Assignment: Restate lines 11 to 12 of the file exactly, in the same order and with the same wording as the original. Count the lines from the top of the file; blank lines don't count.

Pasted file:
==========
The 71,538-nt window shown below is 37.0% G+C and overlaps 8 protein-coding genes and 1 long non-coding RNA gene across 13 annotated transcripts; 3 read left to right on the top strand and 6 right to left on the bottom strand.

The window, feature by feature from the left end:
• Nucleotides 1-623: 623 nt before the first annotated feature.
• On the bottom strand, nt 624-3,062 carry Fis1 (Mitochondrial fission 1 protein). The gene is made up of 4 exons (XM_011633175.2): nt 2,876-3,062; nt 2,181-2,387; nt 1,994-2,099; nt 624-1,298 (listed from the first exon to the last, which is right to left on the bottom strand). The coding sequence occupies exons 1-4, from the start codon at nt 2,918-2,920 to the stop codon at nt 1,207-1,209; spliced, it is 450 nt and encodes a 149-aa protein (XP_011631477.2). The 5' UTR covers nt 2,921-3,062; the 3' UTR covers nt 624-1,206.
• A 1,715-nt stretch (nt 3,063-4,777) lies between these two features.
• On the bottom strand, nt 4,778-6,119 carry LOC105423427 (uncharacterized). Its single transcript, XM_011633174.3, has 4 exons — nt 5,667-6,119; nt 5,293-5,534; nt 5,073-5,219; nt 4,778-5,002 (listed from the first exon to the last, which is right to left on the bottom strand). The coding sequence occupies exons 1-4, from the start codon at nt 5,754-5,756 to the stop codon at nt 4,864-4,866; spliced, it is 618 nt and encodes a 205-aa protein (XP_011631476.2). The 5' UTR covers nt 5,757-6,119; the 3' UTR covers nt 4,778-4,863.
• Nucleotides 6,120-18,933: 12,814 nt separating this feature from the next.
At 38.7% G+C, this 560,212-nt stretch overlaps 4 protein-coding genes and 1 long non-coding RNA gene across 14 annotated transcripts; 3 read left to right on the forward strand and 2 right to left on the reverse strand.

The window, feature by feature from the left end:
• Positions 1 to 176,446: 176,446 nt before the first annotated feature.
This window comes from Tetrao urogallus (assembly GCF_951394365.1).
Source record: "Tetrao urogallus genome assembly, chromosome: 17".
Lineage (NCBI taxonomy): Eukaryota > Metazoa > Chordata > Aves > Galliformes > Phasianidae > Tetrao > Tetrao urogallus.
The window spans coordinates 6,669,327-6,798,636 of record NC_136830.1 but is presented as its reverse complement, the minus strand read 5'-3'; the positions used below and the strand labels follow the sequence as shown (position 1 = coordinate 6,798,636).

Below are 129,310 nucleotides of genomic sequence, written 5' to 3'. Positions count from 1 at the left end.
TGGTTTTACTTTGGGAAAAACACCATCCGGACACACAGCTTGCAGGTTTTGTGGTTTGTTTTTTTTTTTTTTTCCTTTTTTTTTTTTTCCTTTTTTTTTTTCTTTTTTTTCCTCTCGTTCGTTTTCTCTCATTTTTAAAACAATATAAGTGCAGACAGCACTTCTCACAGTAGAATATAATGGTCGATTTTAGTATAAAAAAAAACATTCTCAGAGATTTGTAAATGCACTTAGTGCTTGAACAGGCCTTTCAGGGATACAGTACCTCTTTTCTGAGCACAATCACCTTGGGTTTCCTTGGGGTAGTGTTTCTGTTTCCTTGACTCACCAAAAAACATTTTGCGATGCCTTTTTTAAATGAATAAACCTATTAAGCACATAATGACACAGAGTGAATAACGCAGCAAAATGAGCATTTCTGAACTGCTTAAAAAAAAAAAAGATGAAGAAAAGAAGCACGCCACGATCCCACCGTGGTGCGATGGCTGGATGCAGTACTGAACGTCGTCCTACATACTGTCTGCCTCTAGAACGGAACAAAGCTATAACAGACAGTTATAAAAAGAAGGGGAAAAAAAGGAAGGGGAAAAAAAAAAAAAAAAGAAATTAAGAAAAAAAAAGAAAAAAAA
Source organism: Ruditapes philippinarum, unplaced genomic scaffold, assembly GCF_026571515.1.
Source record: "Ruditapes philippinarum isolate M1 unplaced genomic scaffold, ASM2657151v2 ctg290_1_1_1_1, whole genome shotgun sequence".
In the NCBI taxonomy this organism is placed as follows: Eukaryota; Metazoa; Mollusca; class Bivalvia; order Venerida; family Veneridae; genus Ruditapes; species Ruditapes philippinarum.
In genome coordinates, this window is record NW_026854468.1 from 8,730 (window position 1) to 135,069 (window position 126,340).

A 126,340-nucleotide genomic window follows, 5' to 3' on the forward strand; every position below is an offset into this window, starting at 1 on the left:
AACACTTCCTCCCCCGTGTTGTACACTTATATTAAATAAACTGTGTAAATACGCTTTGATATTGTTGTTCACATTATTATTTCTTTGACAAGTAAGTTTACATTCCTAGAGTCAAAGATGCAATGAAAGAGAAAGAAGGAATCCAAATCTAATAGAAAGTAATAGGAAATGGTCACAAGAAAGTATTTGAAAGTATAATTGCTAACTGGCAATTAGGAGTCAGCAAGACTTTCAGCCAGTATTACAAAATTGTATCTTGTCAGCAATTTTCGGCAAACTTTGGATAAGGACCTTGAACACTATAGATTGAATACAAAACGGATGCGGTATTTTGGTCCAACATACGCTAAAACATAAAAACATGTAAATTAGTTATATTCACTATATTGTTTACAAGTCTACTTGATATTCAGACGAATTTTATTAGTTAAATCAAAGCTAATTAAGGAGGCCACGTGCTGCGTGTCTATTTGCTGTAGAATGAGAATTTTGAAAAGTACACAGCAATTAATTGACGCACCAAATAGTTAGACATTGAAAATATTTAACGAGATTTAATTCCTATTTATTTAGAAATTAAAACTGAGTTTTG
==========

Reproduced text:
This window comes from Tetrao urogallus (assembly GCF_951394365.1).
Source record: "Tetrao urogallus genome assembly, chromosome: 17".